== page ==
What are the health benefits of blueberries?

Liz Weber, MS, RD
Nutrition & Dietetics Specialist

Following are some of the health benefits of eating blueberries:

  • Blueberries have one of the highest levels of antioxidants among fruits due to their phytochemical content. Anthocyanins, ellagic acid and catechins make up just some of these great nutrients giving blueberries their cancer-fighting properties.
  • Blueberries are a great source of dietary fiber, manganese and vitamins C and K.
  • Blueberries can help reduce the risk of colorectal, mouth, pharynx, larynx and lung cancer.
  • Blueberries can increase the self-destruction of lung, stomach, pancreatic and breast cancer cells.

Quick tips: Buy fresh or frozen blueberries. Better yet, pick extra blueberries in the summer and freeze for winter use. For double cancer-fighting properties, mix blueberries and ground flax seed in your pancake mix.

Dr. Michael T. Murray, ND
Naturopathic Medicine Specialist

The health benefits of blueberries are due mainly to anthocyanidins. These compounds exert exceptional antioxidant activity. In fact, when researchers at Tufts University analyzed 60 fruits and vegetables for their antioxidant capability, blueberries rated the highest.

One of the practical applications of this antioxidant activity may be in the protection against Alzheimer's disease. Researchers have found that blueberries help protect the brain from oxidative stress and may reduce the effects of age-related conditions, such as Alzheimer's disease, in animal studies.

Currently, the most popular medical use of blueberries is in improving vision and protecting against age-related macular degeneration. This use was stimulated by the fact that during World War II, British Royal Air Force pilots consumed bilberry (a variety of European blueberry) preserves before their night missions. Based on folk medicine, the pilots believed that the bilberries would improve their ability to see at night. After the war, numerous studies demonstrated that blueberry extracts do in fact improve nighttime visual acuity and lead to quicker adjustment to darkness and faster restoration of visual acuity after exposure to glare. Clinical studies have shown good results in individuals with sensitivity to bright lights, diabetic retinopathy and macular degeneration. Additional research also points out that bilberries and blueberries may be protective against the development of cataracts and glaucoma, and quite therapeutic in the treatment of varicose veins, hemorrhoids and peptic ulcers. Blueberries were also traditionally a popular remedy for both diarrhea and constipation. In addition to soluble and insoluble fiber, blueberries contain tannins, which act as astringents in the digestive system to firm up a loose stool.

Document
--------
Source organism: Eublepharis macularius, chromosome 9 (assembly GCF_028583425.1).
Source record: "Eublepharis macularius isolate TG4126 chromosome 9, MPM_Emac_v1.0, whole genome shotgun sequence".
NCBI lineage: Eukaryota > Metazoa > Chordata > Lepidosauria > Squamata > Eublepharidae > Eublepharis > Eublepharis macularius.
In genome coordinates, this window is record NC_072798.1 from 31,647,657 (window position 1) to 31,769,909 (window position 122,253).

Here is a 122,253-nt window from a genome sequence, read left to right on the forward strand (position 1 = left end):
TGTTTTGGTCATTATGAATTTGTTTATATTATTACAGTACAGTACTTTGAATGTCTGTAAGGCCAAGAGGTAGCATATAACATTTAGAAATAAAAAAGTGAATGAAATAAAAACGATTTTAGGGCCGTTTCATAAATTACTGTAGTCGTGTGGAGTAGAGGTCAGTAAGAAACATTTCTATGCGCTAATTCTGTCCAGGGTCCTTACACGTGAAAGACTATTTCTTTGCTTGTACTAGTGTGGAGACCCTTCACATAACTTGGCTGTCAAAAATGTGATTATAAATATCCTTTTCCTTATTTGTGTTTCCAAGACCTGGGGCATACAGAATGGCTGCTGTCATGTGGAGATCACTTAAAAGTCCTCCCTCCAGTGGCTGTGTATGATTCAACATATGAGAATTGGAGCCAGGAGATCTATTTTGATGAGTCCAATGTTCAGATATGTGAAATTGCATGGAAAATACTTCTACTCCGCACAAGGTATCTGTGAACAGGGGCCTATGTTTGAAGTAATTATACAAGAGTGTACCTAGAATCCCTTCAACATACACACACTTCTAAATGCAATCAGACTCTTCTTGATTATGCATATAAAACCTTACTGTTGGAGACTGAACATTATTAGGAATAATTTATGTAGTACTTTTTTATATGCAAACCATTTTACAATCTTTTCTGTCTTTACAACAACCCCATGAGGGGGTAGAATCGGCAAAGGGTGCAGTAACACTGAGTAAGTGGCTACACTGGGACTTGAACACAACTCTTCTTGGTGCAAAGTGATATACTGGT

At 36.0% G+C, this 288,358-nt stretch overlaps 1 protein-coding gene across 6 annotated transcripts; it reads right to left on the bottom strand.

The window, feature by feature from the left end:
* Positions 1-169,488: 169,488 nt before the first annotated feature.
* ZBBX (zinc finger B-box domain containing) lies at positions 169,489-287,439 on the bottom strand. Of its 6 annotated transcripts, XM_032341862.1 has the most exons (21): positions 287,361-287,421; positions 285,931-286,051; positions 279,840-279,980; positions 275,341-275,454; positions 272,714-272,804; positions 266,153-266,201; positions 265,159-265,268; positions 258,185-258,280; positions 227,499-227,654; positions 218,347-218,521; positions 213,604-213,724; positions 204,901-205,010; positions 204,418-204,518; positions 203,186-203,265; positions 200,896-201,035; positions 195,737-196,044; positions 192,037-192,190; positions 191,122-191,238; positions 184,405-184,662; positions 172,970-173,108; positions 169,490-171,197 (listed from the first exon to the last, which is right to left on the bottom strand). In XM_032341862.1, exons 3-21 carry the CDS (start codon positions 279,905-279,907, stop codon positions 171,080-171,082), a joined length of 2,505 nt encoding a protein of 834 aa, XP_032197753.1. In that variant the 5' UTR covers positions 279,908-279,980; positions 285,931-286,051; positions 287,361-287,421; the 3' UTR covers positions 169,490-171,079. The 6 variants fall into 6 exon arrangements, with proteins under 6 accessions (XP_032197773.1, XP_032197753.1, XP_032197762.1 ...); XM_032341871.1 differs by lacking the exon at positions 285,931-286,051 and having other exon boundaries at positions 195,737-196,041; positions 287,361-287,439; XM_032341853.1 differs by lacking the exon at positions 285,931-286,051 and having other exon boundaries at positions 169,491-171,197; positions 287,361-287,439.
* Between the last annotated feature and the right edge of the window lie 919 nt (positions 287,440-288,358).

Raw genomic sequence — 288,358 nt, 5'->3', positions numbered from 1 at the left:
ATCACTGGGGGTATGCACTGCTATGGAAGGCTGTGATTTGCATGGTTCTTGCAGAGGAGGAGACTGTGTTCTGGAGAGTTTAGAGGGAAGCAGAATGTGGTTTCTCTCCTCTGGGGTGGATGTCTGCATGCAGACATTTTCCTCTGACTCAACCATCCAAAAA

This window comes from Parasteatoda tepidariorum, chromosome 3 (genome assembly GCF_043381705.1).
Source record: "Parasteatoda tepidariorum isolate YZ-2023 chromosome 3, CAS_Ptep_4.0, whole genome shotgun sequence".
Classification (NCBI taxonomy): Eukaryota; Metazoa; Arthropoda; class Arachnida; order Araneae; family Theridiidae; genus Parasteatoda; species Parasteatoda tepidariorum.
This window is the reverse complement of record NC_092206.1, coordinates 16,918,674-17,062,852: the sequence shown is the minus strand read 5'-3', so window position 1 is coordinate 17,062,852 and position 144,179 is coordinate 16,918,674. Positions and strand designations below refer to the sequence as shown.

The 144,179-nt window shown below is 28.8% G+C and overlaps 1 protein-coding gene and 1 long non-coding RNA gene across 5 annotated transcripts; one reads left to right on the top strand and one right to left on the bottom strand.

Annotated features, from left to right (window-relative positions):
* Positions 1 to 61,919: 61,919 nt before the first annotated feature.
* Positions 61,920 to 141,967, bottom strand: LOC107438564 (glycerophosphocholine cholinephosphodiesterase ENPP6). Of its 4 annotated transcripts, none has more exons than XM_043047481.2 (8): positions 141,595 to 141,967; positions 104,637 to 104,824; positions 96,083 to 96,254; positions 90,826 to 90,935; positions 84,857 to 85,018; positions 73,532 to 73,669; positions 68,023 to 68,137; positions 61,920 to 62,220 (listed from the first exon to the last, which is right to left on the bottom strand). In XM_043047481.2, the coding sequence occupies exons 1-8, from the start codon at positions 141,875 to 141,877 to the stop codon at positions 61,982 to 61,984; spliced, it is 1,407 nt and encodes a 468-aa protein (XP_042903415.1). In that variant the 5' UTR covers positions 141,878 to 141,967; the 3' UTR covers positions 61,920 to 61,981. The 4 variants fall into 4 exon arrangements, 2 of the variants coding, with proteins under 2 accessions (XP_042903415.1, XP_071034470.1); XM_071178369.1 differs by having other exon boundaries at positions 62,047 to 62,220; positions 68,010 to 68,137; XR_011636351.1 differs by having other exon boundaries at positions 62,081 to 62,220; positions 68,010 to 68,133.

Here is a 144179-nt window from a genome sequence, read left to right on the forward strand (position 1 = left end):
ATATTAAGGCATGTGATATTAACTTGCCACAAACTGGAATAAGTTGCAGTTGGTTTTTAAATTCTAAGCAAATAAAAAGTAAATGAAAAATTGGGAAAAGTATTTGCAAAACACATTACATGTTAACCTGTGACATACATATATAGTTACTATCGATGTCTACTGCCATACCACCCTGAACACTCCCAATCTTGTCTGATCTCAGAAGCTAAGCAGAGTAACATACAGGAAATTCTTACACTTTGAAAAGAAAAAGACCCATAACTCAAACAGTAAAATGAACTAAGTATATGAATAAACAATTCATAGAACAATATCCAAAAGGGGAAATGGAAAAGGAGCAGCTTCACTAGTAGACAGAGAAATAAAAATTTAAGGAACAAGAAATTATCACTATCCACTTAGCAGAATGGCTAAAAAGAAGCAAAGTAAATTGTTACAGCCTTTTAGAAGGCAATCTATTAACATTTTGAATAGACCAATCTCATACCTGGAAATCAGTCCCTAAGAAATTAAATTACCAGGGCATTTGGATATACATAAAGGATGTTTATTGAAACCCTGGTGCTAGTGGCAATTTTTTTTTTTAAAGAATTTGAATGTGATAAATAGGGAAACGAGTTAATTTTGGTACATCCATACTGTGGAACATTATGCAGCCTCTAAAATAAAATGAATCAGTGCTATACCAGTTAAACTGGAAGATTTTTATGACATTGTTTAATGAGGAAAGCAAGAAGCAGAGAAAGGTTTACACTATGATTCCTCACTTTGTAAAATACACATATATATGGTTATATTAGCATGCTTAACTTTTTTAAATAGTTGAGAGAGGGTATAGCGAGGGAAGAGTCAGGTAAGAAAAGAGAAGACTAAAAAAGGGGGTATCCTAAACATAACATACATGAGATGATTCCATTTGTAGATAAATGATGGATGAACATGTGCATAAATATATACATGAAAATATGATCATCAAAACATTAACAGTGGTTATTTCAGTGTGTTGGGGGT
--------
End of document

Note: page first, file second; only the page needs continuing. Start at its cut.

Blueberries also promote urinary tract health because they contain the same compounds found in cranberries that help prevent or eliminate urinary tract infections. To cause infection, bacteria must first adhere to the mucosal lining of the urethra and bladder. Components found in cranberry and blueberry juice reduce the ability of E. coli, the bacterium that is the most common cause of urinary tract infections, to adhere to the mucosal lining.

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Blueberries contain an especially high concentration of antioxidants, which may reduce the risk of developing heart disease and cancer. Blueberries may also reduce aging effects. Studies in aging rats show improvements in memory and learning when rats are fed diets rich in blueberries. Blueberries may have other positive effects on slowing aging.

When nematode worms were treated with blueberry extracts, their lifespan increased by up to 37 percent. Another interesting experiment in rats showed reduced effects of strokes in those rats fed a diet rich in blueberries for one month before their stroke. Similar studies testing people eating blueberries are needed before we will know whether blueberry-rich diets will similarly slow the aging process in humans.